Were you sold a disguised remuneration tax avoidance scheme?
Promoters of disguised remuneration tax avoidance schemes claimed that the schemes successfully avoided income tax and national insurance contributions. They were sold to employers and individuals (those used by contractors, are known as contractor loans).
These schemes usually involved a ‘loan’ or other payment from a third party which, in reality, would never be repaid.
A specific tax charge on disguised remuneration schemes, called the Loan Charge, was introduced on 5 April 2019 to defeat the schemes once and for all.
If an employee or employer has accounted for all tax and national insurance contributions due on the income received as a loan by 5 April 2019, they are exempt from the Loan Charge.
The Loan Charge also does not apply to loans made before 9 December 2010 and to loans made from 9 December 2010 to 5 April 2016 if those loan arrangements were reasonably disclosed to HMRC for that tax year, and HMRC had not taken any other action (for example, by opening an enquiry).
Are you liable?
A loan is classed as outstanding if the total sums loaned are more than the total repayments made.
All disguised remuneration loans that are not exempt as above and were outstanding on 5 April 2019, are treated as employment income received on that date, or as trade profits arising in the tax year 2018 to 2019, depending on the type of scheme used.
This means that loans outstanding on 5 April 2019 have incurred an income tax and national insurance contributions charge as if the amount of the loans were earnings or profits received in the tax year 2018 to 2019.
Contact Patrick Cannon today for further assistance and help with the disguised remuneration calculation.
Patrick Cannon can also advise on:
Frequently Asked Questions
If you need to report an outstanding disguised remuneration loan in the 2018 to 2019 tax year, and you have not done so already, you now have until 30 September 2020 to file your self assessment tax return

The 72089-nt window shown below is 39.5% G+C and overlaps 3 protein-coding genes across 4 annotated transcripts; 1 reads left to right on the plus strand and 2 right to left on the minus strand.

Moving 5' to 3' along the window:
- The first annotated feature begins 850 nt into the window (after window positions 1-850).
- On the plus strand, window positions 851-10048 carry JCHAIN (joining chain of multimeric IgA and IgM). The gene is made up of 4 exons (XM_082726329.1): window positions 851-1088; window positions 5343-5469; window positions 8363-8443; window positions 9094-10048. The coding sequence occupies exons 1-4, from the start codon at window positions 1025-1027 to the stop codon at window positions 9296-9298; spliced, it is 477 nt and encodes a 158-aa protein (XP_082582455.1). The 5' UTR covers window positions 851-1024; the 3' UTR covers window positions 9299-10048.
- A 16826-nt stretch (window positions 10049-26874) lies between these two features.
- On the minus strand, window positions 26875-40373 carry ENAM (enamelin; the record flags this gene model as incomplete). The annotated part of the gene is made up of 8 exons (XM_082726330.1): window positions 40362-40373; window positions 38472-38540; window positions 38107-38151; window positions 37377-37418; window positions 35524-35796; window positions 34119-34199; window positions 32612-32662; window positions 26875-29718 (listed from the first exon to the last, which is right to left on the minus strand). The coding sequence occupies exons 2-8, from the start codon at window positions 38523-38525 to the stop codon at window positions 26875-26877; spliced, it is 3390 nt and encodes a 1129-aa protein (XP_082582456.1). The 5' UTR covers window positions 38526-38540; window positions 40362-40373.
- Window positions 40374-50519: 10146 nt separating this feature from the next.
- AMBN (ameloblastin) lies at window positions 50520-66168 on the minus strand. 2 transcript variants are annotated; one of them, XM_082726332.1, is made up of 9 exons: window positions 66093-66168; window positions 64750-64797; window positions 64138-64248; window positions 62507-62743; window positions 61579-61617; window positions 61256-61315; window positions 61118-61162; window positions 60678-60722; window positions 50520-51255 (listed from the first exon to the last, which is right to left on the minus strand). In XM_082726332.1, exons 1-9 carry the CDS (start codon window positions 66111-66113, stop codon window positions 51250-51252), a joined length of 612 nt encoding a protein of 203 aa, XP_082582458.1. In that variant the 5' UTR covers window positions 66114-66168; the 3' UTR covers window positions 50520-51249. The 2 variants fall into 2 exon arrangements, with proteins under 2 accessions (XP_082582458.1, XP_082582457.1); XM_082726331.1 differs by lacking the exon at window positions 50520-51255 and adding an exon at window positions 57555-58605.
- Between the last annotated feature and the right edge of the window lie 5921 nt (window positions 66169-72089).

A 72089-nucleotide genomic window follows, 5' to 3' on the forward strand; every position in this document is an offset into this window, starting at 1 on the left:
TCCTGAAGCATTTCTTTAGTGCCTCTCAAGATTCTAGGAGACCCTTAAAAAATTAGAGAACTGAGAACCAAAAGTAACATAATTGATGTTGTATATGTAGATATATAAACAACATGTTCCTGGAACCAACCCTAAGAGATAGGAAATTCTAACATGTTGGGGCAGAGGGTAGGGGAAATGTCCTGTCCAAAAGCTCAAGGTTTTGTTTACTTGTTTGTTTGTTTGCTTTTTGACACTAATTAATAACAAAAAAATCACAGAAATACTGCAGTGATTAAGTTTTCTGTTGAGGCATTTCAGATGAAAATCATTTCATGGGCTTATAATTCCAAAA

HMRC will first ask the employer who provided the disguised remuneration loan to collect the loan charge. If the employer does not pay the loan charge, HMRC may collect this from the employee in the future by issuing what is called a regulation 80 determination for the unpaid tax to the employer and once this determination has been unpaid for 30 days HMRC will use regulation 81 to direct the liability on to the employee. The unpaid tax will then be collected from the employee directly.
If you do not report details of your outstanding disguised remuneration loans to HMRC by 30 September 2020, or the information is not complete and correct, you may be liable to:
- an initial penalty of £300
- further daily penalties of up to £60 a day for as long as the information remains outstanding, up to a maximum of 90 days
- a penalty not exceeding £3,000 for each inaccuracy deliberately or carelessly included within the information provided, or discovered after the information has been submitted and you do not tell HMRC
HMRC have said that they will not force anyone to sell their main home to pay the loan charge. However, they also say that insolvency or bankruptcy is not off the table, and so it is difficult to see how the sale of the only or main home can be completely eliminated as a possibility.
If you are concerned that you may have been involved in a disguised remuneration loan scheme and may be liable for the loan charge, the important next step is to confirm whether or not this is the case.
Patrick Cannon can explore your history with the scheme in question, then discuss your options going forward and whether there is a settlement opportunity for you. If it is found that you will be affected by the 2019 Loan Charge, it is important to contact HMRC regarding your previous activity in connection with the relevant scheme.